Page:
By Ronald-Peter Stoferle, Incrementum AG Lichtenstein

The World Is Now Entering A Period Of Historic Chaos & Crisis

November 12 (King World News) 

The question ‘inflation or deflation?’ has been a key bone of contention in recent years.  Without monetary interventions, the current crisis would be deeply deflationary.  Currently deleveraging is being compensated by unprecedented inflationary policies of central banks around the world.  In our opinion, this is an extremely delicate balancing act....

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The current interaction between inflation and deflation can be compared with the reciprocal pressure of two tectonic plates.  These forces push against each other underneath a seemingly stable surface.  Phenomena such as volcanic eruptions or earthquakes are the inevitable consequence of these forces, colliding deep under the visible surface.  In the world of financial markets, we believe this balancing act between inflation and deflation will become increasingly difficult to manage.  We are convinced that investors should prepare for both scenarios: inflationary periods and deflationary busts.

What happens usually during a period of profound deflation?  Public budgets are over- strained, the financial sector is faced with systemic problems, and currencies are depreciated in order to reflate the system.  The credit quality deteriorates gradually, and the creditworthiness of companies and government is questioned.  The investment focus shifts from capital growth to capital preservation.  The confidence in the financial system and paper currencies declines, while the importance of gold increases and a remonetization takes place.

Deflation thus always comes with falling confidence in the (perceived) root cause of the crisis (governments, banks, “speculators” etc) and their rating.  At first, lending volume falls, lending terms become more stringent, and debtors try to maintain their credit rating.  This is achieved by selling assets in order to be able to service their debt, which only accelerates the downward spiral.  A number of credit defaults finally accelerate the deflationary spiral further and reduce the liquidity in the system.  Gold is hoarded in such periods as a manifestation of a stronger desire for safety.

The graph illustrating this process was developed by John Exeter.  The pyramid named after him shows the liquidity flows between the various asset classes.  In an often-quoted interview, Exeter expected a deflationary collapse, in the course of which gold would significantly gain in importance.

Fiat money has no place to go but gold.” Alan Greenspan to the Council on Foreign Relations, 2010

Source: “Dollar Backwardation”, Keith Weiner, New Austrian School of Economics

In a deflationary depression, as in an hourglass, liquidity flows from the higher part of the pyramid downwards, amid falling willingness to assume risk.  At the upper end, liquidity would dry up due to the lack of buyers and revert from a sellers’ to a buyers’ market.  Since credit is “slumbering mistrust”, creditors try to sell the continuously falling number of liquid assets and head for the lower asset classes as a result of their rising risk aversion.  At the bottom end is gold.  Due to the general skepticism the circulation of gold declines, as it is increasingly being hoarded.  The degree of hoarding always depends proportionately on the confidence in the government and the currency.  Gold is never scarce unless it is hoarded – for good reasons – and deliberately hidden.  Since gold does not hinge on any form of IOU, it is the only alternative to paper money and is thus at the bottom of the upside-down pyramid.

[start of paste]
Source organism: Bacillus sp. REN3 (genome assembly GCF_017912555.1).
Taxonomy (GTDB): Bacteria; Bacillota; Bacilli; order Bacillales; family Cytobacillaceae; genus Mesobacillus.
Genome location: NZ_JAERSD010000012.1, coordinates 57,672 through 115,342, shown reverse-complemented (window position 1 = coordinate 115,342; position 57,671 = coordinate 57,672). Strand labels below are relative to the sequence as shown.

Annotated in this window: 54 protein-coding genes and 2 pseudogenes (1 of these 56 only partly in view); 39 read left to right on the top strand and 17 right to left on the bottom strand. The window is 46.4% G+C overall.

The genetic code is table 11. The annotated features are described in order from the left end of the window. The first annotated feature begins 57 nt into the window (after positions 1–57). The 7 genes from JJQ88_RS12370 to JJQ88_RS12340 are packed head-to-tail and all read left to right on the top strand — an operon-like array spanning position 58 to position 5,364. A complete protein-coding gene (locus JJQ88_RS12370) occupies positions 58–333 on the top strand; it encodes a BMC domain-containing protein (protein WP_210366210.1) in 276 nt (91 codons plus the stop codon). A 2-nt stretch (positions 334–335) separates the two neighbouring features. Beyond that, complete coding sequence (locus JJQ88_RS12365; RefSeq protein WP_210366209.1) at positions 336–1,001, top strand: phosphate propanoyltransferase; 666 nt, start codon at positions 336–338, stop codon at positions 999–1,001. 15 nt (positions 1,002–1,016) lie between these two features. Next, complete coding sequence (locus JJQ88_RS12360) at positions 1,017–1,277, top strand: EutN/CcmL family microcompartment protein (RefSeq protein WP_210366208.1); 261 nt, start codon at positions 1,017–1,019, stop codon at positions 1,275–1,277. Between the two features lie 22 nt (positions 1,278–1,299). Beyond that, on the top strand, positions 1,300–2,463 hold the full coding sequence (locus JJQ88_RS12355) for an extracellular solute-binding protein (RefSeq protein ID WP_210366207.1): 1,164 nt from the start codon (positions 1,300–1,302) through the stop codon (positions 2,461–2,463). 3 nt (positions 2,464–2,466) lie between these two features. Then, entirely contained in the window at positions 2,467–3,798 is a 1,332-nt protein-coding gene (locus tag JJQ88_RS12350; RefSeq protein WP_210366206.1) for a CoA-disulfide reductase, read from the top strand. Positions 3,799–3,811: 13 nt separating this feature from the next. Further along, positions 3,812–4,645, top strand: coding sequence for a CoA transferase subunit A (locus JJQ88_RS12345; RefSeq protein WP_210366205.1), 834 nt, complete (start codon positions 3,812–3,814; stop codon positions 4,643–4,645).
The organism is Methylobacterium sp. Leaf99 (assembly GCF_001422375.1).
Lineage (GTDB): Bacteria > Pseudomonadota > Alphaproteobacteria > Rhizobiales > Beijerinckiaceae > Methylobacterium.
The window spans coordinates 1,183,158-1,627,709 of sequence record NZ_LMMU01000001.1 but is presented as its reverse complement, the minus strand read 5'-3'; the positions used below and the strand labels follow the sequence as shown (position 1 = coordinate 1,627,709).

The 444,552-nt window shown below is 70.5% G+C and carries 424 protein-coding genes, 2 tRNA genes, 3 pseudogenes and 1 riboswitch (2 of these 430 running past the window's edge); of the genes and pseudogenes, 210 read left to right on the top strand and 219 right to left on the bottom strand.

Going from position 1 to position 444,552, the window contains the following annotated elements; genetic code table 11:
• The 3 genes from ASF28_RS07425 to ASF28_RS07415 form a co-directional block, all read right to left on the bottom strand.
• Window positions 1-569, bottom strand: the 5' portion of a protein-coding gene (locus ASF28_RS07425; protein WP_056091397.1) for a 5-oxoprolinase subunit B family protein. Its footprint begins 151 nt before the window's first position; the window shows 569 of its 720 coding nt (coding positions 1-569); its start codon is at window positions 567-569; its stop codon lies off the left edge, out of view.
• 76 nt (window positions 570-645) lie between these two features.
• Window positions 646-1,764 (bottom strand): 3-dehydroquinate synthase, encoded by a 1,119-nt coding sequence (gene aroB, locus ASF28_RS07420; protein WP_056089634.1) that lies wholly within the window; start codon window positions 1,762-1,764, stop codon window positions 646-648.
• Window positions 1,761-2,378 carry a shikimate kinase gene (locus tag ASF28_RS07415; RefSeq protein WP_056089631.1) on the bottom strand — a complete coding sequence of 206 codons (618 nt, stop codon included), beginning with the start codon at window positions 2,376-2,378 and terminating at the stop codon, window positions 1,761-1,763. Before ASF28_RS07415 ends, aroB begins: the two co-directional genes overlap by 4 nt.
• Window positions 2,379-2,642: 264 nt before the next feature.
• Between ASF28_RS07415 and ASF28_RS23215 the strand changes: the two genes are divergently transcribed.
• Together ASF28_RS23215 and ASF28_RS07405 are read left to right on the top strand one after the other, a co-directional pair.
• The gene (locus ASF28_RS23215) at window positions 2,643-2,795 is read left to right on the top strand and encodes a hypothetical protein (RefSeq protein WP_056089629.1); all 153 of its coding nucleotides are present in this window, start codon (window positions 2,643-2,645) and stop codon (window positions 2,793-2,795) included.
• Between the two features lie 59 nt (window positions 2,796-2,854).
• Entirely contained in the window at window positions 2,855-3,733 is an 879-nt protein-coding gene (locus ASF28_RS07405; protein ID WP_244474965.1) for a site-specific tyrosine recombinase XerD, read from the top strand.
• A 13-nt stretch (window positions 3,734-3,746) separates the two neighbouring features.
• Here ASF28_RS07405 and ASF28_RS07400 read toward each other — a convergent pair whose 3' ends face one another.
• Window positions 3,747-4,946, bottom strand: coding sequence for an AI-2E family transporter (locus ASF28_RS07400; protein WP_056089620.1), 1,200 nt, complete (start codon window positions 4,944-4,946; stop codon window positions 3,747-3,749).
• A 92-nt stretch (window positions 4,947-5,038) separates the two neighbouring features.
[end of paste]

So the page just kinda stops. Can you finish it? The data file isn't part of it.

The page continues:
An increase in prosperity and growing confidence would then boost willingness to assume risk again, causing a gradual inflow of liquidity from the gold sector into the higher segments of the pyramid, and a new cycle starts.  Deflation therefore means an improvement in monetary quality, whereas inflation means an increase in monetary quantity.

Hayek has made the difference between the effects of deflation and inflation crystal-clear: “... but it is not that certain that in the long run deflation is more harmful than inflation ... Because moderate inflation is always pleasant as and when it is happening, whereas deflation is direct and painful.  There is no need to take precaution against a situation whose unpleasant effects can be felt immediately and sharply; however, precaution is necessary for a measure that is immediately pleasant or helps alleviate problems but that entails a much more substantial damage which can only be felt later.  The difference is that in case of inflation, the pleasant surprise comes first and is followed by the reaction later, whereas in case of deflation the first effect on business activity is depressive.”

Conclusion:  The crucial question of whether inflation or deflation will be the determining environment in the coming years remains unanswered.  In times of inflation tangible goods are the preferred asset class, whereas in deflation it is cash.  Gold is liquid, divisible, indestructible, and easily transportable. It also has a worldwide market and there is no default risk. It is thus cash of the highest quality.

The fear of deflation as manifested, for example, in numerous essays and speeches by Ben Bernanke (e.g. “Deflation: Making Sure “It” Doesn’t Happen Here”) seems to argue very much in favor of further interventions in increasing magnitude. The natural shakeout during a deflationary recession will probably be avoided at all costs.  This should continue to create a positive environment for gold.

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